HVAC Energy Efficiency & Its Effects on Climate Change | Baltimore, MD

HVAC Energy Efficiency

The HVAC industry has continually worked to improve technology, increasing the energy efficiency of the heating and cooling systems in homes and businesses throughout the world. Not only do these advances bring energy saving benefits to users, but environmentally friendly heating and cooling technology is working to lower our impact on climate change.

 

Baltimore, MD | Comfort Tech

Higher energy efficiency ratings of heating and cooling equipment are working to lower impact on climate change. With more efficient utilization of heating and cooling fuel, less fuel is consumed. This lowers direct carbon emissions that impact climate change, as well as carbon emissions associated with the production of electricity and fossil fuels. With approximately 50 percent of a home or building’s energy consumption stemming from heating and cooling use, energy conservation through heating and cooling system use is especially impactful not only for energy savings, but for the environment and halting climate change.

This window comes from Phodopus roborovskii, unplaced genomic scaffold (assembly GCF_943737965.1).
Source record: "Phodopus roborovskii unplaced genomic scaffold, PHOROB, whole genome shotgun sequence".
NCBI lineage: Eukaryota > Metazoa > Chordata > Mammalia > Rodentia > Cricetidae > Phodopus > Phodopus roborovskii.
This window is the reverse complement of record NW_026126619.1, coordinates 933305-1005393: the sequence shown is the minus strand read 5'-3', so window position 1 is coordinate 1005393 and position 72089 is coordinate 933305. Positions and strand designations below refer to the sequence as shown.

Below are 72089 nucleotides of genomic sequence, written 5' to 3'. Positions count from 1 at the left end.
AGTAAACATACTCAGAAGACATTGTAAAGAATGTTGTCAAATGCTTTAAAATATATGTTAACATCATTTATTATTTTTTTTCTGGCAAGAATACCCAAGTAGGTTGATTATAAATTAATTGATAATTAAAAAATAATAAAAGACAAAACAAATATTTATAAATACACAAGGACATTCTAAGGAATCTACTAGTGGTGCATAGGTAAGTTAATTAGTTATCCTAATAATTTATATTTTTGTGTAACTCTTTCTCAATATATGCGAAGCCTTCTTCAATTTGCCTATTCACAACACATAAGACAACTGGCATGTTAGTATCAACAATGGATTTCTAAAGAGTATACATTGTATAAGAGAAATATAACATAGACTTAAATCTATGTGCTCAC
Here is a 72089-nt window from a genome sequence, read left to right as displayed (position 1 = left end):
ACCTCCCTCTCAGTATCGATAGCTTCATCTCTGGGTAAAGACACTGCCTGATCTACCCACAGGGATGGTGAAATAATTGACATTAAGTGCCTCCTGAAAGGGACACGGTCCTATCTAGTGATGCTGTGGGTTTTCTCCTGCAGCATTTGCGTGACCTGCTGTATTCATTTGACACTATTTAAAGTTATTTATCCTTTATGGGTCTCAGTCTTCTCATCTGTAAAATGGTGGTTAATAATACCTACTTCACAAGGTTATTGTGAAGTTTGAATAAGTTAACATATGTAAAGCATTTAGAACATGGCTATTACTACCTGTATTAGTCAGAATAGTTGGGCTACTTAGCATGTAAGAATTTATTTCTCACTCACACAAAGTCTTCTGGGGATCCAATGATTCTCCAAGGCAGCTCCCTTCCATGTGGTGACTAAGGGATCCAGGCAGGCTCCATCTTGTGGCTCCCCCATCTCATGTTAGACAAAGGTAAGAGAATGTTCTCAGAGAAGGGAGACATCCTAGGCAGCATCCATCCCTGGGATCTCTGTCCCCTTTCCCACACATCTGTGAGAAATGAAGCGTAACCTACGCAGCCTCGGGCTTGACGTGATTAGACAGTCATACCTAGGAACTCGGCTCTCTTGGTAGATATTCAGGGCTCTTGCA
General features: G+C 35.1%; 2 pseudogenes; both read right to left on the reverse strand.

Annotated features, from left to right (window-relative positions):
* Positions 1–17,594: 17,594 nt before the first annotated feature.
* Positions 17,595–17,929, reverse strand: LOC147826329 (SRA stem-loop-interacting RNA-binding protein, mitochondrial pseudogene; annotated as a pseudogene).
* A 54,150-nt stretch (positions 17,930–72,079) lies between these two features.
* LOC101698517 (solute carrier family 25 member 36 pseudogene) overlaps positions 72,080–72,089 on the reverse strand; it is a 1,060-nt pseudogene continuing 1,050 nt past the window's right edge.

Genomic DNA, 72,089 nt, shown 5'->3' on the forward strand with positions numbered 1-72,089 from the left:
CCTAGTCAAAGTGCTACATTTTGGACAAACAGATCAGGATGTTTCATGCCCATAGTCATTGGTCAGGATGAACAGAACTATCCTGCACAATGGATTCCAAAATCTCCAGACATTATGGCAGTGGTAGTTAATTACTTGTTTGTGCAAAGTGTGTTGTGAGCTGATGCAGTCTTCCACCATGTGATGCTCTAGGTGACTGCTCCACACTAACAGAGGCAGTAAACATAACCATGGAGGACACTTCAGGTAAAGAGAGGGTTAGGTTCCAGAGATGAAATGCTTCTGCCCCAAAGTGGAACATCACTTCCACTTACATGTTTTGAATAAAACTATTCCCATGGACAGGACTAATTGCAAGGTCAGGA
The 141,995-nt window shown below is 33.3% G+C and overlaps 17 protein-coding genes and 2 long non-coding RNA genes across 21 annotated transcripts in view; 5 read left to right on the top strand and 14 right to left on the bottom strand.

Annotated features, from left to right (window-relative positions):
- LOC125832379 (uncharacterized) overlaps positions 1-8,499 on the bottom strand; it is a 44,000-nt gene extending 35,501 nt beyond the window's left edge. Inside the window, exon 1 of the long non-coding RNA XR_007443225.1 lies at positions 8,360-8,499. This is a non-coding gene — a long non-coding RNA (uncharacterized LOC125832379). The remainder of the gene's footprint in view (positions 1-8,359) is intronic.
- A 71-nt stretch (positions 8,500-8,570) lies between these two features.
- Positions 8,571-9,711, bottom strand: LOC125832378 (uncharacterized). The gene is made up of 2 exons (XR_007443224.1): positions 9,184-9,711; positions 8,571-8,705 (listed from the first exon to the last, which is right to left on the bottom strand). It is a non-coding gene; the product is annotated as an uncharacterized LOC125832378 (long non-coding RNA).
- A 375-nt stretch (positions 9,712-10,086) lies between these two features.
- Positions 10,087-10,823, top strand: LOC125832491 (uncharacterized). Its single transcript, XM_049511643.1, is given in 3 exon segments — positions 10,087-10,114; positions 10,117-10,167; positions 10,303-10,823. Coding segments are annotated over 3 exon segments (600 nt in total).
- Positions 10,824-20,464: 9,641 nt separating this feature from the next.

Refrigerant evolution is also limiting HVAC systems’ impact on climate change. As R-22 refrigerant is phased out by the Montreal Protocol in favor of environmentally friendly R-410A refrigerant, homeowners will also see energy savings. In addition to being better for the environment and less damaging to the ozone layer that protects Earth against ultraviolet radiation to safeguard against climate change, R-410A refrigerant is more energy efficient, further helping cooling systems better utilize electricity for energy saving.

 

R-22 refrigerant used in HVAC systems manufactured before the phaseout finalizes in 2019 is an HCFC refrigerant, meaning it is composed of hydrogen, carbon, fluorine, and chlorine. The Environmental Protection Agency has determined this type of refrigerant causes damage to the ozone layer, contributing to climate change. Emissions from R-22 leak into the atmosphere through HVAC systems through refrigerant leaks. HCFC materials deplete the ozone layer and have contributed to the existing ozone hole over the planet’s South Pole.

 

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Article from HVAC.com by Will Housh